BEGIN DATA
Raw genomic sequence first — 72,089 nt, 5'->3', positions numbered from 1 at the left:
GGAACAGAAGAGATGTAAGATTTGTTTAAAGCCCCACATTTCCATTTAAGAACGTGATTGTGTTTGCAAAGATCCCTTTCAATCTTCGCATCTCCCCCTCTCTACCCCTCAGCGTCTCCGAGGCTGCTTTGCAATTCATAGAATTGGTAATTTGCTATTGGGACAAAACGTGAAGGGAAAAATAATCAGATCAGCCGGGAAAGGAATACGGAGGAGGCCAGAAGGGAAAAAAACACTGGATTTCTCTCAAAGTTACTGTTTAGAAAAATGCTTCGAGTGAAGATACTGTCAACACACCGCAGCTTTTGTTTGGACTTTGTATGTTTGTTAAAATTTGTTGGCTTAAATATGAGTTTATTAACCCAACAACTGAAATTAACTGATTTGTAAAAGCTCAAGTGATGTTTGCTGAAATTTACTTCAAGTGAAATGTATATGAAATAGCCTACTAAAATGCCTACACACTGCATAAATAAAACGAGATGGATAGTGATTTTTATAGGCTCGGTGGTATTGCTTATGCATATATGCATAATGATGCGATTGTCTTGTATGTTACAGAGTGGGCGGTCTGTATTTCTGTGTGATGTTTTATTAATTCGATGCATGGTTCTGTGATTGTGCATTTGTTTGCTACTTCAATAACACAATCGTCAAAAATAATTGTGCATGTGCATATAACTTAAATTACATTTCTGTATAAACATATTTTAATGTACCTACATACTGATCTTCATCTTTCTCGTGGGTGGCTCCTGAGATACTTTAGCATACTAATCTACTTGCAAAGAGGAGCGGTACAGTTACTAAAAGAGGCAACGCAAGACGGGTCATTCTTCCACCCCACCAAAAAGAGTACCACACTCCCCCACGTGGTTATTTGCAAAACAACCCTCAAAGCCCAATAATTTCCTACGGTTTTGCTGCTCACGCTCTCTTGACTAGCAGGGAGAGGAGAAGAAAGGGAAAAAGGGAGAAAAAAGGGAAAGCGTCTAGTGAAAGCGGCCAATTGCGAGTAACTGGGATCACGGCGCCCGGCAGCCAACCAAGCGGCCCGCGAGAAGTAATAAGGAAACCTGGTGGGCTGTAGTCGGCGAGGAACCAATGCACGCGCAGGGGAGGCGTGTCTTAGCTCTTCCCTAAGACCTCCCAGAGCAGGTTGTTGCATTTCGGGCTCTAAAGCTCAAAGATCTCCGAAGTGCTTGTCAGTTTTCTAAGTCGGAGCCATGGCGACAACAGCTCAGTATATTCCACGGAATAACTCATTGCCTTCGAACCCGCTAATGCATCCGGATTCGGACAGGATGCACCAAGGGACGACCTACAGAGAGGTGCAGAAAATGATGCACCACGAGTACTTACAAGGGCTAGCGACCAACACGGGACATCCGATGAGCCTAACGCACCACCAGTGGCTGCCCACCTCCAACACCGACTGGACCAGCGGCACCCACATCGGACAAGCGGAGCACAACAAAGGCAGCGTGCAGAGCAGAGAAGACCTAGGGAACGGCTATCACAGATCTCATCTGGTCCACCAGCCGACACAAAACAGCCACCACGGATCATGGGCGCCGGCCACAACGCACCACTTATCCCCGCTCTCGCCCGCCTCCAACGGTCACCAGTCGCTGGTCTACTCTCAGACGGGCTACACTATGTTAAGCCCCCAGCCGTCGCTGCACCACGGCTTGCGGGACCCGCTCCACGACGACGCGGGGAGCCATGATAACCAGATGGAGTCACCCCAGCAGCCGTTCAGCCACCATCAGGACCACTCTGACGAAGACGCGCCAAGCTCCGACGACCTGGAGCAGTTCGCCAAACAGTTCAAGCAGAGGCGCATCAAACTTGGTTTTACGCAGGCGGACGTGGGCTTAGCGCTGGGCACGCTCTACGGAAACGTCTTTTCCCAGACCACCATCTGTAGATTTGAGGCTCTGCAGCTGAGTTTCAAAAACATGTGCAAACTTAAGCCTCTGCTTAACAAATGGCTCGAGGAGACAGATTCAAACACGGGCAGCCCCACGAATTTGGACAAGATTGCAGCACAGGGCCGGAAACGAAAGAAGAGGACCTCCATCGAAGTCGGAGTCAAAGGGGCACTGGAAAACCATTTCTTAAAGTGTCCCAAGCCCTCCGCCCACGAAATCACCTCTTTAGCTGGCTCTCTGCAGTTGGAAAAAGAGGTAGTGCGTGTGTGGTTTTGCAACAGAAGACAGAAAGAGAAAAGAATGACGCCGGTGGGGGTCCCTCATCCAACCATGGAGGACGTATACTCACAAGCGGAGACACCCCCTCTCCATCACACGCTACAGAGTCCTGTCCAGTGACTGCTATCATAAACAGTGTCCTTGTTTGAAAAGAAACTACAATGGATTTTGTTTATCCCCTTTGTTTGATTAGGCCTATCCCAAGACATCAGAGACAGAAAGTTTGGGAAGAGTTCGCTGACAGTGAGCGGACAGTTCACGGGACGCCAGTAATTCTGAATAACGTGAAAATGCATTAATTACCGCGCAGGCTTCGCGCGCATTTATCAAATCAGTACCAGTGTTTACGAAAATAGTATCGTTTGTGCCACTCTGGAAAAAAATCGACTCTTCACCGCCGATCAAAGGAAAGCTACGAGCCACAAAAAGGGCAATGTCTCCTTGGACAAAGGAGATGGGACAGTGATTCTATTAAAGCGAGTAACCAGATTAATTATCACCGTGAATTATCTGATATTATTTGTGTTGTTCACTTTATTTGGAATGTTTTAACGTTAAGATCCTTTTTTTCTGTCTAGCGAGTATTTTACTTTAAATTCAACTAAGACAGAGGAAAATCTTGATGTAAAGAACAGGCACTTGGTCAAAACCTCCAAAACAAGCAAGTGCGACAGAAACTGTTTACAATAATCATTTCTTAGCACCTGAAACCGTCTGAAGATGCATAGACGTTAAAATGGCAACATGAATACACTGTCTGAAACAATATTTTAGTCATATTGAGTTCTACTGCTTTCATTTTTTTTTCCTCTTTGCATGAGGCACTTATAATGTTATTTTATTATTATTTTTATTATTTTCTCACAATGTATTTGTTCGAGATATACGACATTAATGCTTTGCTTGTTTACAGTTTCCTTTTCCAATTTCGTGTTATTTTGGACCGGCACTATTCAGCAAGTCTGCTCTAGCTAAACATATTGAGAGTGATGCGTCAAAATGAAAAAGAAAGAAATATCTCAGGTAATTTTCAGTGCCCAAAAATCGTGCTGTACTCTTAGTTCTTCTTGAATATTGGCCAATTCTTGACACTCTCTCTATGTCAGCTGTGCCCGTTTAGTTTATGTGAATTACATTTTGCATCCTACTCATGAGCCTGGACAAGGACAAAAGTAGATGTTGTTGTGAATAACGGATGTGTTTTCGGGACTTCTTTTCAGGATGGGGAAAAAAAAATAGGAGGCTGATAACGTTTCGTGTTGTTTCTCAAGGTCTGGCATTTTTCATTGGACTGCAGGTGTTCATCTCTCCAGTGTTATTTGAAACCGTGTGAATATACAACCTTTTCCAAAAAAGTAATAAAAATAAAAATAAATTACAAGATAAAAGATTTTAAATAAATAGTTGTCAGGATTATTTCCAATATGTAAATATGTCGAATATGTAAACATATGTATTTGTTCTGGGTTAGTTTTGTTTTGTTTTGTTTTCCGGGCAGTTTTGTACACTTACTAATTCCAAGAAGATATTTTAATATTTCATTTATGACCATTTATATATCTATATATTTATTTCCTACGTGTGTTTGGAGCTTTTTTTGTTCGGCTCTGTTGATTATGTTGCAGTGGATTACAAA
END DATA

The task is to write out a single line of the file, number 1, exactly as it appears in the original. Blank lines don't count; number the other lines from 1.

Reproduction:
Raw genomic sequence first — 72,089 nt, 5'->3', positions numbered from 1 at the left: